When the Mid-County Expressway (the “Blue Route”) was built through Montgomery County, Connaughtown was split in two.  Literally.  Fulton Street was split into two sections divided by the highway.  Old Elm Street was also split into two sections by the Blue Route.  New Elm Street was retained as a through road connecting Conshohocken Borough and Plymouth Township.

Houses were condemned by the Pennsylvania Department of Transportation and people moved from their homes.  A small park of less than an acre, the Alan Wood Park, was spared and remains to this day.  The park gets its name from the former Alan Wood Steel Company that donated the land to Plymouth Township on March 22, 1966.

One of the local institutions that grew out of Connaughtown was the Plymouth Fire Company No. 1.  Founded in 1906 by area citizens, this fire company originally housed its equipment at a local business.  A firehouse was built on New Elm Street at Light Street in 1908.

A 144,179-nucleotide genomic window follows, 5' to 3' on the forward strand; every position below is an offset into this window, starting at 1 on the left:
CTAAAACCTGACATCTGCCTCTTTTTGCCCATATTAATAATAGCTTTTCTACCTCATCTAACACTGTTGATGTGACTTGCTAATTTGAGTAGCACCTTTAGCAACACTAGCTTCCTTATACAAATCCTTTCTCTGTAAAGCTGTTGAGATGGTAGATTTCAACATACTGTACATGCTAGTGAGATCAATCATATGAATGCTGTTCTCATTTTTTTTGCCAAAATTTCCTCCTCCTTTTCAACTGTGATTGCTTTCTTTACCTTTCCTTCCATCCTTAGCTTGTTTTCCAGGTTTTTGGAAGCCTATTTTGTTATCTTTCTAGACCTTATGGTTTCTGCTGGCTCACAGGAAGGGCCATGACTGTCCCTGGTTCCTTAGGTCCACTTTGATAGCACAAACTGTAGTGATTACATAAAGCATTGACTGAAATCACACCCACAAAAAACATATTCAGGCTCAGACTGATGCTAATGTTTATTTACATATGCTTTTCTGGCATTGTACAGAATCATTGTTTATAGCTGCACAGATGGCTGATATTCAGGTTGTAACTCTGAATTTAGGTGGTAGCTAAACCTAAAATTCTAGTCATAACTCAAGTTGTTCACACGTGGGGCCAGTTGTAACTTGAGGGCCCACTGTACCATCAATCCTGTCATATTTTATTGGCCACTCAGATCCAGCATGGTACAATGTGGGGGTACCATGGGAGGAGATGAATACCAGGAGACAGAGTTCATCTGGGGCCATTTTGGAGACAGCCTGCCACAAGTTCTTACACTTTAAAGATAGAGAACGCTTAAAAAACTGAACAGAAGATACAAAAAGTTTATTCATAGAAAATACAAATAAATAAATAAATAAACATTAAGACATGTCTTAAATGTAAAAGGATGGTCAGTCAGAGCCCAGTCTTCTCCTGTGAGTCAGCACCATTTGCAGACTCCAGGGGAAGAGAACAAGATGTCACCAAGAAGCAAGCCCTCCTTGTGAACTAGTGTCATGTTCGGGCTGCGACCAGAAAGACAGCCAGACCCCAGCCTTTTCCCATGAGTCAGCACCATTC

For a number of years, the Plymouth Fire Company leased the second floor of its fire station to the Plymouth Township School District;  the school district operated the Connaughtown School at that site.  According to The Conshohocken Recorder, the fire company sent a letter to the school board on April 30, 1914, informing the school district that it was giving notice to terminate the lease for the school.  The fire company indicated that it wanted to proceed with improvements at its fire station and that it would work with the school district in regards to moving the school to another location without hurting the students or causing unnecessary expense to the Township.

According to the Plymouth Fire Company, “One of the early methods adopted to aid in financing the fire company operations was the holding of weekly dances on the second floor of the fire house.  John O’Brian, Morris O’Brian, Peter O’Brian, Harry J. Barrett and Mary O’Neill were the members of the poplar local orchestra.”

Mr. Eddie Rabbitts, pictured above, was the leader of the orchestra in Connaughtown, according to a news article in The News-Review of Roseburg, Oregon, on July 18, 1927.  The newspaper indicated that locals called him “Eddie Hare” because Mr. Rabbitts had 53 curls of hair in his permanent wave hair style.